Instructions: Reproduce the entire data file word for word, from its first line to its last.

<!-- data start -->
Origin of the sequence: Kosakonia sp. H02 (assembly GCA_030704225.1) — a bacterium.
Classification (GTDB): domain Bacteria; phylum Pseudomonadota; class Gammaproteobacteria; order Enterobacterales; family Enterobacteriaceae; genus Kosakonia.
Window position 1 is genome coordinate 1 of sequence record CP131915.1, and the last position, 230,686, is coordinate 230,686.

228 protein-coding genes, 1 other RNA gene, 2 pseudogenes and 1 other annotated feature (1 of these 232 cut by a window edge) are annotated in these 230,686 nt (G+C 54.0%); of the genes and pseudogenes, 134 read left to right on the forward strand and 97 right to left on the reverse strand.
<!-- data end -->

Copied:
Origin of the sequence: Kosakonia sp. H02 (assembly GCA_030704225.1) — a bacterium.
Classification (GTDB): domain Bacteria; phylum Pseudomonadota; class Gammaproteobacteria; order Enterobacterales; family Enterobacteriaceae; genus Kosakonia.
Window position 1 is genome coordinate 1 of sequence record CP131915.1, and the last position, 230,686, is coordinate 230,686.

228 protein-coding genes, 1 other RNA gene, 2 pseudogenes and 1 other annotated feature (1 of these 232 cut by a window edge) are annotated in these 230,686 nt (G+C 54.0%); of the genes and pseudogenes, 134 read left to right on the forward strand and 97 right to left on the reverse strand.